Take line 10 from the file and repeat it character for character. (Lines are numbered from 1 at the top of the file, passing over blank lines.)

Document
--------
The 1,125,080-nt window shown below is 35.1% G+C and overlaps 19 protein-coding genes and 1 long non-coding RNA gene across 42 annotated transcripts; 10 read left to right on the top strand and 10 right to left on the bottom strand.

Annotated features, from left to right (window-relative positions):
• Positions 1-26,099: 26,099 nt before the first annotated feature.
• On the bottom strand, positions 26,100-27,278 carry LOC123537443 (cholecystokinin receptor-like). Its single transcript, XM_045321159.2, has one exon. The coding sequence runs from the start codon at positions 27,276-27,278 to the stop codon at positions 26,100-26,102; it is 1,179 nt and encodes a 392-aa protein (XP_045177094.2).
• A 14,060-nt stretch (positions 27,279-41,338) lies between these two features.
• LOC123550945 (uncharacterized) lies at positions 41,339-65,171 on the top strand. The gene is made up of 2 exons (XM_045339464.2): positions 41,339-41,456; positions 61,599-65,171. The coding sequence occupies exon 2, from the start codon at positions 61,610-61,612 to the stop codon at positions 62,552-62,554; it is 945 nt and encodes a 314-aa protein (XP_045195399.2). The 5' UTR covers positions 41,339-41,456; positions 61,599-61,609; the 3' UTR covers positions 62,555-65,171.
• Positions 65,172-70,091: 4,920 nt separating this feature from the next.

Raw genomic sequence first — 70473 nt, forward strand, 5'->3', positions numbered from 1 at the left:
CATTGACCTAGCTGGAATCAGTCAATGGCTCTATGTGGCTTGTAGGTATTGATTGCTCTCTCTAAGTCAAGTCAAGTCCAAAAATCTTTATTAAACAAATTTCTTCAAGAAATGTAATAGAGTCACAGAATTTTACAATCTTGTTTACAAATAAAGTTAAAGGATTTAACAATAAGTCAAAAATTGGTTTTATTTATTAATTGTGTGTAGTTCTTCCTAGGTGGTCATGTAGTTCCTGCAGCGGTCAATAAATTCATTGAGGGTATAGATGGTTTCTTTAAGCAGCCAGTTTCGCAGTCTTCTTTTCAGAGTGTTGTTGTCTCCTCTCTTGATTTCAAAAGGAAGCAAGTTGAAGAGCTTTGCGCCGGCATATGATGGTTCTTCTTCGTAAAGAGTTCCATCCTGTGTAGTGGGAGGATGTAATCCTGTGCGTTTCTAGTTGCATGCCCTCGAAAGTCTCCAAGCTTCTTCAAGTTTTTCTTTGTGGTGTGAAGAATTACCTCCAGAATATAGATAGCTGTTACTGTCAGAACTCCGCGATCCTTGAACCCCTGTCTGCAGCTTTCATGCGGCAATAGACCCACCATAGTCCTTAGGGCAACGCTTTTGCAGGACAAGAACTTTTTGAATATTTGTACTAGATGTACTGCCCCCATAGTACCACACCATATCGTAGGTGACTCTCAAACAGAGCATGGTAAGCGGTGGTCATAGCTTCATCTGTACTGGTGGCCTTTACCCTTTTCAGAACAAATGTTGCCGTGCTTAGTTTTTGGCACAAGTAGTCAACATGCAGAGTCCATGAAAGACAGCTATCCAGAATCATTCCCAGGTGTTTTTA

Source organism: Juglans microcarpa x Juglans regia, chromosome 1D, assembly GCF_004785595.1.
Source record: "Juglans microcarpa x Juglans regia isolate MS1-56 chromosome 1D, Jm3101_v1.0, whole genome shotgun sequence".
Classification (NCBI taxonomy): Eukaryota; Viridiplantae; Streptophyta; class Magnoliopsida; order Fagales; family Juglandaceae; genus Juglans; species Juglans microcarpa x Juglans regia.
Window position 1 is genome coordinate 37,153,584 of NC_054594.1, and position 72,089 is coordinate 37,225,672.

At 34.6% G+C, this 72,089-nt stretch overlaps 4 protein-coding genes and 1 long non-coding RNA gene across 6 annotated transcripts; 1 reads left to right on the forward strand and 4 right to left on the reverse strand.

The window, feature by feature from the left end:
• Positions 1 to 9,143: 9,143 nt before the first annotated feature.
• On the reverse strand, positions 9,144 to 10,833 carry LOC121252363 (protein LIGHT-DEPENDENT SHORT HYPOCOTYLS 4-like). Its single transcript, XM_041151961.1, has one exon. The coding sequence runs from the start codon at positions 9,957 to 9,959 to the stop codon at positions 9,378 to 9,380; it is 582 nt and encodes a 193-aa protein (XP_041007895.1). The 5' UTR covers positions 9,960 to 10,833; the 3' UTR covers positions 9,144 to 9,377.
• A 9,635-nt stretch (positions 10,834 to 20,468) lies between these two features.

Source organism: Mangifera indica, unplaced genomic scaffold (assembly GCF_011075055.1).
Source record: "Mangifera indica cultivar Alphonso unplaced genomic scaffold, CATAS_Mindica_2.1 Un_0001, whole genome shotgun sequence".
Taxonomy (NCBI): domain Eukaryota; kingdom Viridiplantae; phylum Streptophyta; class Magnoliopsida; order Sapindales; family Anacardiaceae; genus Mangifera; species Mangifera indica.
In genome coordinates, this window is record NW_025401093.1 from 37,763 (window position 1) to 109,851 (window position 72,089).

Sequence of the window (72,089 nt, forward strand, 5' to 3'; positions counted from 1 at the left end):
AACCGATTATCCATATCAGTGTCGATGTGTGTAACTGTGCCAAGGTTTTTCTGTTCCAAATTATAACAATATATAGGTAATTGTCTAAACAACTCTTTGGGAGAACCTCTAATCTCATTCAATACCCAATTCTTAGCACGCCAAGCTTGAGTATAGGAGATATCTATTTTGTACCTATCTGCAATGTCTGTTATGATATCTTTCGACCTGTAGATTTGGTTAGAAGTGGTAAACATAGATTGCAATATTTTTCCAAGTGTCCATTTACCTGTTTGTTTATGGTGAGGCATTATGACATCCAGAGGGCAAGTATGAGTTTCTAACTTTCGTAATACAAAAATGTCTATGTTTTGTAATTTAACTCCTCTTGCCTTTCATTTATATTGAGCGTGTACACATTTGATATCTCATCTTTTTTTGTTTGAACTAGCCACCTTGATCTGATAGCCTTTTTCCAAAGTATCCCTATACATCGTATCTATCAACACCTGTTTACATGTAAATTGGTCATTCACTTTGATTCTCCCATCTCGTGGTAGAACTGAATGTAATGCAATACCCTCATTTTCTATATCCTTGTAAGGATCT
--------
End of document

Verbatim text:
Source organism: Juglans microcarpa x Juglans regia, chromosome 1D, assembly GCF_004785595.1.